Woods would finish the round -- a 1-over 73 -- and didn't show any signs of pain the rest of the way.
So, as he should, CBS reporter Bill Macatee implored. He wanted to know what happened when Woods hit the root.
That's when Woods served up the most unbelievable answer I've ever heard.
"A bone kinda popped out, joint went out of place, but I put it back in," said Woods.
"Really?" said a stunned (like the rest of us watching) Macatee, opening the door for Woods to maybe dial back this preposterous claim.
"Yeah," said Woods, who wasn't budging.
"Wow, OK," Macatee said (click here to see that portion of the interview in case you missed it).
Here's to hoping there are no ill effects for Woods. But, the self-diagnosis was odd.
That was just strange... and surprising since it looked, otherwise, like a week of reform for Woods.
2. Phil Mickelson ties for second... again
Why?: Phil Mickelson should leave Augusta National over the moon about his performance.
Sure, at this stage in his career, Mickelson only cares about winning -- especially when it comes to the majors. You don't become a five-time major champion with any other mindset.
But like the rest of the field, Mickelson ran into a buzzsaw at Augusta National. There's no reason to be discouraged and he knows that even if there is a little sting with collecting a 10th runner-up finish in a major.
All that aside, and the reason he was a surprise at Augusta National, where in the world did this come from?
Mickelson hadn't had a single top-10 finish on the PGA Tour prior to the Masters. In fact, his only top-10 finish over the last two seasons was a runner-up showing last August in the PGA Championship.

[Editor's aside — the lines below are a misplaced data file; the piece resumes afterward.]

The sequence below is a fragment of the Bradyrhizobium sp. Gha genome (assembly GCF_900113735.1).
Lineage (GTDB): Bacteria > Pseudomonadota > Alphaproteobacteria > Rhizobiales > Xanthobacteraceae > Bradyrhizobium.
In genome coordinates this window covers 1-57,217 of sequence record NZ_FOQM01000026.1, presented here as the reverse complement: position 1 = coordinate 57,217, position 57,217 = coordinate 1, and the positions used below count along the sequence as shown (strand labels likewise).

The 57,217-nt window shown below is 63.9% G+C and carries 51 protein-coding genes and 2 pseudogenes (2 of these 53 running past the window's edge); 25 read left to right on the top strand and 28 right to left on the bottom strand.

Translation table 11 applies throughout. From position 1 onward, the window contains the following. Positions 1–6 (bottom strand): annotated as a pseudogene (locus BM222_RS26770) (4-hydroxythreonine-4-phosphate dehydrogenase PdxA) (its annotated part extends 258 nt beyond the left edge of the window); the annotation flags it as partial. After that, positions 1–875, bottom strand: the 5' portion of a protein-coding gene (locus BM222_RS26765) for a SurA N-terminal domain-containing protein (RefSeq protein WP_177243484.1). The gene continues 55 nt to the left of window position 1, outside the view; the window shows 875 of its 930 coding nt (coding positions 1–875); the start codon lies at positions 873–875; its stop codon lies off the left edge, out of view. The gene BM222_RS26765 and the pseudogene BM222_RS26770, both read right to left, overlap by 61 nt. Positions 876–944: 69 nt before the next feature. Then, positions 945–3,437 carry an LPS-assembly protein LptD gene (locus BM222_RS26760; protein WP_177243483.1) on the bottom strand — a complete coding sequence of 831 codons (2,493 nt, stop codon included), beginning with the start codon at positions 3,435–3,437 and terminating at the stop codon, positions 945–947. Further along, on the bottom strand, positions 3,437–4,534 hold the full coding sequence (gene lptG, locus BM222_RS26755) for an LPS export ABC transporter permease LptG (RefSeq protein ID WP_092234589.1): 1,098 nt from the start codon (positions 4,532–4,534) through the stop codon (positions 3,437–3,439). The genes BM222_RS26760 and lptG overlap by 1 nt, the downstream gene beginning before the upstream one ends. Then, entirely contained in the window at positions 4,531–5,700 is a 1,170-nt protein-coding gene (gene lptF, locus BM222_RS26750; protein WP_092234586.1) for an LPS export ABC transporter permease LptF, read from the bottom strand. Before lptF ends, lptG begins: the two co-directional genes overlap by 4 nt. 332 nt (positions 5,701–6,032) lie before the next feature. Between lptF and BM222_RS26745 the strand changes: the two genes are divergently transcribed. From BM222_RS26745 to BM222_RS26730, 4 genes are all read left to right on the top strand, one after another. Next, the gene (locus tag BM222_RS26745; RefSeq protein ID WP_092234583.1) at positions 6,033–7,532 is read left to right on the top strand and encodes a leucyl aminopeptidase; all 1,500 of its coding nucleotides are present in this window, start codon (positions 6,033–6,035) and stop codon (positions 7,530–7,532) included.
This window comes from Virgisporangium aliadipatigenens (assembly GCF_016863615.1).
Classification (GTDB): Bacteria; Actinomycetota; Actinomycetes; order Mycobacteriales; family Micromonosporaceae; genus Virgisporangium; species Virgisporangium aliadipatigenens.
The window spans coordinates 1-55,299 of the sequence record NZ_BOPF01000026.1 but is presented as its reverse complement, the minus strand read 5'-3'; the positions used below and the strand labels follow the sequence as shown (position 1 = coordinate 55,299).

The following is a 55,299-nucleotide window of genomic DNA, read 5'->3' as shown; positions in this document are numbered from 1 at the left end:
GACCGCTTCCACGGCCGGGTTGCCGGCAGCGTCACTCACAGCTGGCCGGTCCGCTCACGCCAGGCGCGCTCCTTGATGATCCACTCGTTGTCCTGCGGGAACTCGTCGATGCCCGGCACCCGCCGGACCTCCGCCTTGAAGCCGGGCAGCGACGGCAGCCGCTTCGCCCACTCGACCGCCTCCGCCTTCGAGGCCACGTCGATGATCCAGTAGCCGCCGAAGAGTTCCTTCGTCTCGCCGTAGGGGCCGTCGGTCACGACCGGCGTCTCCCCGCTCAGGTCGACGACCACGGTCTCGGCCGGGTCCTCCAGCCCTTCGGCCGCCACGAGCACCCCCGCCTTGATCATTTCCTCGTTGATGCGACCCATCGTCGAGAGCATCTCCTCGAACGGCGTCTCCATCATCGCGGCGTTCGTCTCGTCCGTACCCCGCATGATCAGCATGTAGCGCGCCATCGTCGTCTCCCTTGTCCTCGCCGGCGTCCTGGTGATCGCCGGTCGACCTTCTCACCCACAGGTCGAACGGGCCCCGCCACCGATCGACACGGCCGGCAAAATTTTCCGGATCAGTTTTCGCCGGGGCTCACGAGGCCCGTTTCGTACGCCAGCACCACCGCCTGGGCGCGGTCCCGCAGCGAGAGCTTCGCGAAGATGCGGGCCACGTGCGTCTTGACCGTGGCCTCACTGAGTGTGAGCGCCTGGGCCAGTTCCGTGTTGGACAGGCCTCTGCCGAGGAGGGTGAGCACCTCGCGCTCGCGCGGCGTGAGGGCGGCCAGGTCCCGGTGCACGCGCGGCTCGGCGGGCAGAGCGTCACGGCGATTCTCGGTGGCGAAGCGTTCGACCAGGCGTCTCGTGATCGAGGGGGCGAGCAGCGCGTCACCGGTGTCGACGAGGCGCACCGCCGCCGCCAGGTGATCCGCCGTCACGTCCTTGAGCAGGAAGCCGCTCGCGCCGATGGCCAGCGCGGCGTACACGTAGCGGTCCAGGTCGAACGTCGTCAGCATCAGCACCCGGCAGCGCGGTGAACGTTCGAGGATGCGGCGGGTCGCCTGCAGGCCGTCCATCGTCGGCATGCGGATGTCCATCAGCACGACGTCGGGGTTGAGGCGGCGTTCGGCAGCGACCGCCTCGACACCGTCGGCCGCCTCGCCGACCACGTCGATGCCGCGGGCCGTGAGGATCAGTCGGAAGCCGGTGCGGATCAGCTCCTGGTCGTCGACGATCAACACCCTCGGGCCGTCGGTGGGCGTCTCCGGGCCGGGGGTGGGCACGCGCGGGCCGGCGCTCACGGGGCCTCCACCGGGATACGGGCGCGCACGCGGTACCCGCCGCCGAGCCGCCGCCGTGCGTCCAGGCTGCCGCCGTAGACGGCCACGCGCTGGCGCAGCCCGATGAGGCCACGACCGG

Surely he wants to contend every time he tees it up, but it's been clear for a long time now that the majors just bring out the best in Mickelson. Isn't it that way for all the greats?
In the U.S. Open at Chambers Bay this June, Mickelson has his second chance to complete the career grand slam. You're nuts if you don't think he has that week circled on the calendar.
1. Jordan Spieth's record-tying victory
Why?: It sounds insane to say it isn't all that surprising that the 21-year-old Spieth won the Masters, but it's the truth. He earned the right to be a tournament favorite and he delivered. In his only other Masters appearance a year ago, Spieth was a runner up. He improved on that and, in so doing, slipped into his first green jacket.
What's surprising about the win is the way Spieth did it. He set a 36-hole and 54-hole scoring record. He tied the 72-hole scoring record initially set by Tiger Woods in 1997 at 18-under 270. He became just the fifth player in Masters history to win in wire-to-wire fashion.
All in all, Spieth was just dominant throughout the week -- even when it would have been easy to shake in the shoes a little when names like Tiger Woods, Phil Mickelson, Justin Rose and Rory McIlroy were all making a run on Saturday. Spieth was composed and stuck to his plan. He didn't get ahead of himself.
Unlike many young prodigies (see Sergio Garcia), Spieth never has to live with the annoyance that comes with being labeled "best player never to have won a major." Now, for Spieth, it's all about adding to the legacy.
A fearless, yet composed, 21-year-old who already has a major in his back pocket?
All evidence suggests this is just the start for Spieth.